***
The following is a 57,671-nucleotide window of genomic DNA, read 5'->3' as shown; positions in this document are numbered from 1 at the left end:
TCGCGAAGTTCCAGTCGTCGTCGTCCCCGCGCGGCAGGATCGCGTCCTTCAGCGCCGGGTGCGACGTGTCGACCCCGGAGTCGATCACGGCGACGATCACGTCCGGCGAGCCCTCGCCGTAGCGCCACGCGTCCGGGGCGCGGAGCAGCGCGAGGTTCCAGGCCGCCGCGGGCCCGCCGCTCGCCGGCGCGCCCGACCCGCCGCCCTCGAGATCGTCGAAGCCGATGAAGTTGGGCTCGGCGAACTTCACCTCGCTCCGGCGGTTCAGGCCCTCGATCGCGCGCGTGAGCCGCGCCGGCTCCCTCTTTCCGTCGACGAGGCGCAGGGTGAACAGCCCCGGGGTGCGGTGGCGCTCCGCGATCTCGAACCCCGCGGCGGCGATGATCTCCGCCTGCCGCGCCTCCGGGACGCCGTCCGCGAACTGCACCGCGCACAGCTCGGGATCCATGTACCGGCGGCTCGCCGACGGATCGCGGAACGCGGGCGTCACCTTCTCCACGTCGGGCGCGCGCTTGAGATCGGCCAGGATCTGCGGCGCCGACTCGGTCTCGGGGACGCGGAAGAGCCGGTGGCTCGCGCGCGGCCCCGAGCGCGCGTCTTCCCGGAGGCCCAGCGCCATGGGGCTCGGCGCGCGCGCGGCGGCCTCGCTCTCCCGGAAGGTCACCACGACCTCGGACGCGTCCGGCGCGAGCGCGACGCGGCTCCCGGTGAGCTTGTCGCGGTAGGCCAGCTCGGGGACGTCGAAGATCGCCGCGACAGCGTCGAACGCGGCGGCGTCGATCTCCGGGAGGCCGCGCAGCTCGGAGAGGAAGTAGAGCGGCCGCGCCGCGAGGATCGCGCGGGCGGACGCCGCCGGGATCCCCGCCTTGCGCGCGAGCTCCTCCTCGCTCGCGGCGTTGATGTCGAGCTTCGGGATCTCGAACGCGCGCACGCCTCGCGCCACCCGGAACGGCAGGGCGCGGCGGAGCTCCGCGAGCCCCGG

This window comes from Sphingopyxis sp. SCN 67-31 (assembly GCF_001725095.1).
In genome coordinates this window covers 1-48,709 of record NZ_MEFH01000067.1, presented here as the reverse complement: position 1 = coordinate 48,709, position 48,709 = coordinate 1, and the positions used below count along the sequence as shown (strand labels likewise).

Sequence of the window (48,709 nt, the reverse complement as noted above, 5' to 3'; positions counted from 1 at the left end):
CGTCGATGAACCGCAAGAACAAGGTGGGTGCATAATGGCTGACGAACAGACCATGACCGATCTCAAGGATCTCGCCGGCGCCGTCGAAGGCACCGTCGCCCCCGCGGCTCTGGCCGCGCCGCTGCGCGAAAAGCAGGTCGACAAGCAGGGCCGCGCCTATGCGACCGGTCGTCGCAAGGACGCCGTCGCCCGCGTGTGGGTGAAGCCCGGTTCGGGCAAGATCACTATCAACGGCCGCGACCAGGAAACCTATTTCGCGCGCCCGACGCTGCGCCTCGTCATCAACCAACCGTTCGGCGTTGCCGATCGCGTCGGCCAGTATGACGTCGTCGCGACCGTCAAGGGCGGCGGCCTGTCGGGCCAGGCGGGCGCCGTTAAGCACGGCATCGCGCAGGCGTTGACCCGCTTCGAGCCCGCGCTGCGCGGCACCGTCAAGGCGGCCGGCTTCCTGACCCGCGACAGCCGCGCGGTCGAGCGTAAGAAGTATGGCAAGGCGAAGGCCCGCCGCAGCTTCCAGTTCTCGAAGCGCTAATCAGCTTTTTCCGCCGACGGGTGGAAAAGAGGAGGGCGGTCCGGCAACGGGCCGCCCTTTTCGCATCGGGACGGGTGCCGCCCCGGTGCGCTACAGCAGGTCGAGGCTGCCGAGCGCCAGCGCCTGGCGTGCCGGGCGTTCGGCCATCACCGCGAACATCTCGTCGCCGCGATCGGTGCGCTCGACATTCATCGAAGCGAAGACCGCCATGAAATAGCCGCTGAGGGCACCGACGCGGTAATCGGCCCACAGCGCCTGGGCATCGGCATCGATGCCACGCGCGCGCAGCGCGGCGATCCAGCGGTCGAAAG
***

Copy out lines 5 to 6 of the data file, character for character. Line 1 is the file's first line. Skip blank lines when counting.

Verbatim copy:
Sequence of the window (48,709 nt, the reverse complement as noted above, 5' to 3'; positions counted from 1 at the left end):
CGTCGATGAACCGCAAGAACAAGGTGGGTGCATAATGGCTGACGAACAGACCATGACCGATCTCAAGGATCTCGCCGGCGCCGTCGAAGGCACCGTCGCCCCCGCGGCTCTGGCCGCGCCGCTGCGCGAAAAGCAGGTCGACAAGCAGGGCCGCGCCTATGCGACCGGTCGTCGCAAGGACGCCGTCGCCCGCGTGTGGGTGAAGCCCGGTTCGGGCAAGATCACTATCAACGGCCGCGACCAGGAAACCTATTTCGCGCGCCCGACGCTGCGCCTCGTCATCAACCAACCGTTCGGCGTTGCCGATCGCGTCGGCCAGTATGACGTCGTCGCGACCGTCAAGGGCGGCGGCCTGTCGGGCCAGGCGGGCGCCGTTAAGCACGGCATCGCGCAGGCGTTGACCCGCTTCGAGCCCGCGCTGCGCGGCACCGTCAAGGCGGCCGGCTTCCTGACCCGCGACAGCCGCGCGGTCGAGCGTAAGAAGTATGGCAAGGCGAAGGCCCGCCGCAGCTTCCAGTTCTCGAAGCGCTAATCAGCTTTTTCCGCCGACGGGTGGAAAAGAGGAGGGCGGTCCGGCAACGGGCCGCCCTTTTCGCATCGGGACGGGTGCCGCCCCGGTGCGCTACAGCAGGTCGAGGCTGCCGAGCGCCAGCGCCTGGCGTGCCGGGCGTTCGGCCATCACCGCGAACATCTCGTCGCCGCGATCGGTGCGCTCGACATTCATCGAAGCGAAGACCGCCATGAAATAGCCGCTGAGGGCACCGACGCGGTAATCGGCCCACAGCGCCTGGGCATCGGCATCGATGCCACGCGCGCGCAGCGCGGCGATCCAGCGGTCGAAAG